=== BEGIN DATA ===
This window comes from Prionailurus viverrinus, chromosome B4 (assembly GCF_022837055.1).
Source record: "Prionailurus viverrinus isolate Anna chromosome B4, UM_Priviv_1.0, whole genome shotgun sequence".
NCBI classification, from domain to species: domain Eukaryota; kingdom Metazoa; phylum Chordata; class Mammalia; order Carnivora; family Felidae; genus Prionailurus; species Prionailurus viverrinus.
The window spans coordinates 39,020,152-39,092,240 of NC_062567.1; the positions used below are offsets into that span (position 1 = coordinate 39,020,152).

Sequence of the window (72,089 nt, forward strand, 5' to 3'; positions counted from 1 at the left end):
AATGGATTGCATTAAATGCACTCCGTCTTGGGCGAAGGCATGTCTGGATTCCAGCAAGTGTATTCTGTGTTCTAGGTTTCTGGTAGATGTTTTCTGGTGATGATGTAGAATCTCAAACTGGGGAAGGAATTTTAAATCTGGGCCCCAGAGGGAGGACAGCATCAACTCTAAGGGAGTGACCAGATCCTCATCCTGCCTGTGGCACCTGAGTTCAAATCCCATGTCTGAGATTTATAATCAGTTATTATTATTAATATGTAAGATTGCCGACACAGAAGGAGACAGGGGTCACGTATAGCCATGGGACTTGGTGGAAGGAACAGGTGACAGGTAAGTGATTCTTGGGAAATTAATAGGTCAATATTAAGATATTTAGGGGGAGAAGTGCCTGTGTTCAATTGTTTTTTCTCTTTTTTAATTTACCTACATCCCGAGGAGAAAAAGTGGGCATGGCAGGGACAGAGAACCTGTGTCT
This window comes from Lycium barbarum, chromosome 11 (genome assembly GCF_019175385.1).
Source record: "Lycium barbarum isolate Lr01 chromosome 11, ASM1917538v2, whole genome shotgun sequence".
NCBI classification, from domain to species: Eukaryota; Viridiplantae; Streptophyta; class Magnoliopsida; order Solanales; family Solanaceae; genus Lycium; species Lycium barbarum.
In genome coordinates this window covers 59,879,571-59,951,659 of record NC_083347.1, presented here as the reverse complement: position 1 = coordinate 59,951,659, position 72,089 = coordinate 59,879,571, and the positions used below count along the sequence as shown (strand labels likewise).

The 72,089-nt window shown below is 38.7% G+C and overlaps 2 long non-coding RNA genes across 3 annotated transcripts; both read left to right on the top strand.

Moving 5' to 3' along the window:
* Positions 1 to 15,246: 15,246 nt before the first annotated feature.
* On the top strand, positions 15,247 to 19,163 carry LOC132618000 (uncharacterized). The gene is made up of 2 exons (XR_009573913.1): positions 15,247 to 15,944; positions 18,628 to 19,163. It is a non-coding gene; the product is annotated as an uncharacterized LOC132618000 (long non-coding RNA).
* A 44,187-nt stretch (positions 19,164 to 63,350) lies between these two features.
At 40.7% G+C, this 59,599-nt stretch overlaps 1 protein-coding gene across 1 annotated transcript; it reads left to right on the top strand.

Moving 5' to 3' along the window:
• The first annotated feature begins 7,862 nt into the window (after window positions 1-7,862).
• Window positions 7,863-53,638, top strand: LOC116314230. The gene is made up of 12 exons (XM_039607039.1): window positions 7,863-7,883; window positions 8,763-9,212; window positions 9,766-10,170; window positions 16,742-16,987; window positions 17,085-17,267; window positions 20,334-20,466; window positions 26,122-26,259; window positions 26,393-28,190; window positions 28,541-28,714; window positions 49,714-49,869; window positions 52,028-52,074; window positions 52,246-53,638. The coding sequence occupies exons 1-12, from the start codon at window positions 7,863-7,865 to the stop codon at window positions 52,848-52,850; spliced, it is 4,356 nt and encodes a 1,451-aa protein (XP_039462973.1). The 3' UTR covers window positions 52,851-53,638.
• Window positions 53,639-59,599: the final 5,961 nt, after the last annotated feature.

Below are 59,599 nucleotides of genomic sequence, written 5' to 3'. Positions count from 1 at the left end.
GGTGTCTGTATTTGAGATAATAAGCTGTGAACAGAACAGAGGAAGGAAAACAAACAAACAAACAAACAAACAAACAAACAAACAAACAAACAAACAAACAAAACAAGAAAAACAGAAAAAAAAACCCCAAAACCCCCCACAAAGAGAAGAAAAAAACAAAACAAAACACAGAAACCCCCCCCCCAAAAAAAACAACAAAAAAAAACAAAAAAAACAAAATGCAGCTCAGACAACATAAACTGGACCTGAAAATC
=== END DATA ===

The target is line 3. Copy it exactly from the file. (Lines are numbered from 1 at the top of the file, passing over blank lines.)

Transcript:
NCBI classification, from domain to species: domain Eukaryota; kingdom Metazoa; phylum Chordata; class Mammalia; order Carnivora; family Felidae; genus Prionailurus; species Prionailurus viverrinus.